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About the Poet Wendy Cope (b. 1945) is a poet whose witty lyrics and pitch-perfect parodies have gained her a readership far beyond most of her peers. Born in Erith, Kent, she read History at St. Hilda's College, Oxford. She then taught in primary schools in London before becoming a freelance writer in 1986. Her debut collection, Making Cocoa for Kingsley Amis, struck a chord with its lampooning of literary pretensions and its wry look at contemporary relationships, and has sold over 180,000 copies to date. Her subsequent collections - Serious Concerns in 1992 and If I Don't Know in 2001 (shortlisted for the Whitbread Poetry Award) - both confirmed her reputation as a classic English humorist whilst also allowing room for poems of a more meditative tone. She has edited several poetry anthologies, including Heaven on Earth: 101 happy poems>, and her poems for children are widely anthologised. She was made an O.B.E. in the Queen's Birthday honours 2010. She currently lives in Winchester.

Cope's rueful wisdom connects her to the tradition of Betjeman and Larkin, but she brings a fresh female perspective to bear on social and literary foibles. She has said of her parodies that they were a way "of coming to terms with what was fashionable in poetry" and in their unerring accuracy and mastery of form she showed she could match any of her male contemporaries. Men in general are often the target of her barbed wit, none more so than Strugnell, the hapless and rather unpleasant male poet she invented for her first collection. Long before Bridget Jones sipped her first Chardonnay, Cope was casting a satirical eye over the minefield of contemporary sexual politics: "Bloody men are like bloody buses/You wait for about a year/And as soon as one approaches your stop/Two or three others appear." Whilst Cope has little time for bleeding hearts, her poems can be poignant as well as humorous. A new mood of contentment infuses her most recent collection with poems of domestic celebration like 'Being Boring' or the unabashed tenderness of 'On a Train': "Long, radiant minutes,/your hand in my hand."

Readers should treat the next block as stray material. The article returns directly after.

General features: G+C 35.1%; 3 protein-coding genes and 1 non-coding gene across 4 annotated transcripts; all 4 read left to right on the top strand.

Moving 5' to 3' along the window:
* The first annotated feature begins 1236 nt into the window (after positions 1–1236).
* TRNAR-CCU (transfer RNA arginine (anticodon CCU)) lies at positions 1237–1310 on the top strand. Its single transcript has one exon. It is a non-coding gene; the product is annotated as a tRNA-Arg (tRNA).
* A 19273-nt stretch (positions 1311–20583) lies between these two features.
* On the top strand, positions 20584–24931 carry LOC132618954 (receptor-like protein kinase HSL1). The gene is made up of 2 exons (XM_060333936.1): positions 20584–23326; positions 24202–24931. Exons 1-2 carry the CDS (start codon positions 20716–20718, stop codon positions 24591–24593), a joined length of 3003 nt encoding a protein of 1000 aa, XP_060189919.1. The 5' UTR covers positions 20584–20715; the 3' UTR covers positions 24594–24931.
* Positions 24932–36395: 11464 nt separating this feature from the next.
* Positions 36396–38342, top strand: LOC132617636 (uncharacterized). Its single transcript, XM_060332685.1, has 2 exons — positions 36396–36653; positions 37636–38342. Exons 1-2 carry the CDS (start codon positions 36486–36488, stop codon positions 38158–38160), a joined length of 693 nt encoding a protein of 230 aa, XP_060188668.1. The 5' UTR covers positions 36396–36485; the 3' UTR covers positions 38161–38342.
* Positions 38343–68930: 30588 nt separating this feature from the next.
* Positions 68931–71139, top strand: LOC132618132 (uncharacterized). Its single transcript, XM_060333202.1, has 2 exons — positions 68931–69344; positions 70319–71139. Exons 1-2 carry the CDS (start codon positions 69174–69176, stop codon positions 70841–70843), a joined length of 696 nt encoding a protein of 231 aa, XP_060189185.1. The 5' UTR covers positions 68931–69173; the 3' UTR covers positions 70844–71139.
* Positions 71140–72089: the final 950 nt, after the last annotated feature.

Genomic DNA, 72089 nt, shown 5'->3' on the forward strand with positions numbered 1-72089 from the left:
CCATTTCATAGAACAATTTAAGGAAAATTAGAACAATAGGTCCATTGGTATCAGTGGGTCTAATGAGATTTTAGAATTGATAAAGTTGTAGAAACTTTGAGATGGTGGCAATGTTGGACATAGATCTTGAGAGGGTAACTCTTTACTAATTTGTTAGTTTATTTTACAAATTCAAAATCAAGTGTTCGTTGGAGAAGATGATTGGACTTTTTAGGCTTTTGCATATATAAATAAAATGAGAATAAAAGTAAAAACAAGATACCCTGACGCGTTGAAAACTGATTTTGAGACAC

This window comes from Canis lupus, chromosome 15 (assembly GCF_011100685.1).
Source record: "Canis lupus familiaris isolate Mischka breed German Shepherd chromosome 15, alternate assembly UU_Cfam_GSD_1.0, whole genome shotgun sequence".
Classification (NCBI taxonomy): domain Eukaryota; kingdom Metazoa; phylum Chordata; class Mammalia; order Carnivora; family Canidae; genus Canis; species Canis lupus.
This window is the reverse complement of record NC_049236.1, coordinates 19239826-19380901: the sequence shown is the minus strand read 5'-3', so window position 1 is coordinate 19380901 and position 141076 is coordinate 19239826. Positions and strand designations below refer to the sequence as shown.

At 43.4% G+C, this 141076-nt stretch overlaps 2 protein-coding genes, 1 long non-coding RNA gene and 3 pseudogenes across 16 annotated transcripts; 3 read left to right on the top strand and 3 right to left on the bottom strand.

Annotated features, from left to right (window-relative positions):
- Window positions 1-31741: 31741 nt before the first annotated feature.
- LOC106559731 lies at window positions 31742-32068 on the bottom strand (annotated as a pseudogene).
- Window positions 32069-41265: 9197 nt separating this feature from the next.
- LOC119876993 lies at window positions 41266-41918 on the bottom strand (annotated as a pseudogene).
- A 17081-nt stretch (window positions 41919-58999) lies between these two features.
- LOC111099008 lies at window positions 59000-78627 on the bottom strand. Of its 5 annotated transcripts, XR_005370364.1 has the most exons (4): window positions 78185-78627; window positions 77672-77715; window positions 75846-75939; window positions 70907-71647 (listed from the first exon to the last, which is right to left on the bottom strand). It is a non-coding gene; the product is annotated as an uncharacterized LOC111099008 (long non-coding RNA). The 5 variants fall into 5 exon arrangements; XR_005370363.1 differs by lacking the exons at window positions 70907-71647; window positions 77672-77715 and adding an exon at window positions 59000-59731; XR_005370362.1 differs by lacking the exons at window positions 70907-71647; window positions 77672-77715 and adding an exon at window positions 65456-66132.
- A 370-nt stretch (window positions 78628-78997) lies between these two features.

Cope keeps her explanations droll and to the point, wisely allowing the poems their own voice. Containing a generous selection from her three books this recording is a wonderful showcase for the emotional and technical deftness that's made her work so widely cherished.

Her recording was made for The Poetry Archive on 8 December 2005 at The Audio Workshop, London and was produced by Richard Carrington.
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